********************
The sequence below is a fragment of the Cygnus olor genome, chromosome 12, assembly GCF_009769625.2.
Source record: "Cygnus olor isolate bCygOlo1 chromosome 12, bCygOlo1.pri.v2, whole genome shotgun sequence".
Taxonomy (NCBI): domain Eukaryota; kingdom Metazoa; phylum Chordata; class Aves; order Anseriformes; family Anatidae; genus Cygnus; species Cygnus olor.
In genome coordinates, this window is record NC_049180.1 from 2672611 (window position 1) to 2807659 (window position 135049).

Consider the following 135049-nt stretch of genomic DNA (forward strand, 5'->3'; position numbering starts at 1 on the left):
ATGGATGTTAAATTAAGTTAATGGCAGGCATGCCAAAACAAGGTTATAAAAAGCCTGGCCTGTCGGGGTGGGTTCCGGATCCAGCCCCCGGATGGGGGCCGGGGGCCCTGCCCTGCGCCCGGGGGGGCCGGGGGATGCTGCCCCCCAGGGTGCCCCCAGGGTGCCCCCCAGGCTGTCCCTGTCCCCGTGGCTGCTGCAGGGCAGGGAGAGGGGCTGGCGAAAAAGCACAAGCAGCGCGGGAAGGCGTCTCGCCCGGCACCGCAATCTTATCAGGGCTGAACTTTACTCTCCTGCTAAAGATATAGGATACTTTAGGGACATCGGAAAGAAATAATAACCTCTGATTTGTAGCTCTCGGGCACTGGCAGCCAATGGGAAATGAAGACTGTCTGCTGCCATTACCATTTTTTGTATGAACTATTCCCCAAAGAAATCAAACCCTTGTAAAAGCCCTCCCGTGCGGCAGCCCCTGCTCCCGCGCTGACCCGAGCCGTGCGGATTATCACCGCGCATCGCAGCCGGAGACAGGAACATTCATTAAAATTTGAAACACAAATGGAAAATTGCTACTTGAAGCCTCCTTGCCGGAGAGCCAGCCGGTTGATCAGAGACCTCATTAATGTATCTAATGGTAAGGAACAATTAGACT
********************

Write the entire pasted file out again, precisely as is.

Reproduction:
The sequence below is a fragment of the Cygnus olor genome, chromosome 12, assembly GCF_009769625.2.
Source record: "Cygnus olor isolate bCygOlo1 chromosome 12, bCygOlo1.pri.v2, whole genome shotgun sequence".
Taxonomy (NCBI): domain Eukaryota; kingdom Metazoa; phylum Chordata; class Aves; order Anseriformes; family Anatidae; genus Cygnus; species Cygnus olor.
In genome coordinates, this window is record NC_049180.1 from 2672611 (window position 1) to 2807659 (window position 135049).

Consider the following 135049-nt stretch of genomic DNA (forward strand, 5'->3'; position numbering starts at 1 on the left):
ATGGATGTTAAATTAAGTTAATGGCAGGCATGCCAAAACAAGGTTATAAAAAGCCTGGCCTGTCGGGGTGGGTTCCGGATCCAGCCCCCGGATGGGGGCCGGGGGCCCTGCCCTGCGCCCGGGGGGGCCGGGGGATGCTGCCCCCCAGGGTGCCCCCAGGGTGCCCCCCAGGCTGTCCCTGTCCCCGTGGCTGCTGCAGGGCAGGGAGAGGGGCTGGCGAAAAAGCACAAGCAGCGCGGGAAGGCGTCTCGCCCGGCACCGCAATCTTATCAGGGCTGAACTTTACTCTCCTGCTAAAGATATAGGATACTTTAGGGACATCGGAAAGAAATAATAACCTCTGATTTGTAGCTCTCGGGCACTGGCAGCCAATGGGAAATGAAGACTGTCTGCTGCCATTACCATTTTTTGTATGAACTATTCCCCAAAGAAATCAAACCCTTGTAAAAGCCCTCCCGTGCGGCAGCCCCTGCTCCCGCGCTGACCCGAGCCGTGCGGATTATCACCGCGCATCGCAGCCGGAGACAGGAACATTCATTAAAATTTGAAACACAAATGGAAAATTGCTACTTGAAGCCTCCTTGCCGGAGAGCCAGCCGGTTGATCAGAGACCTCATTAATGTATCTAATGGTAAGGAACAATTAGACT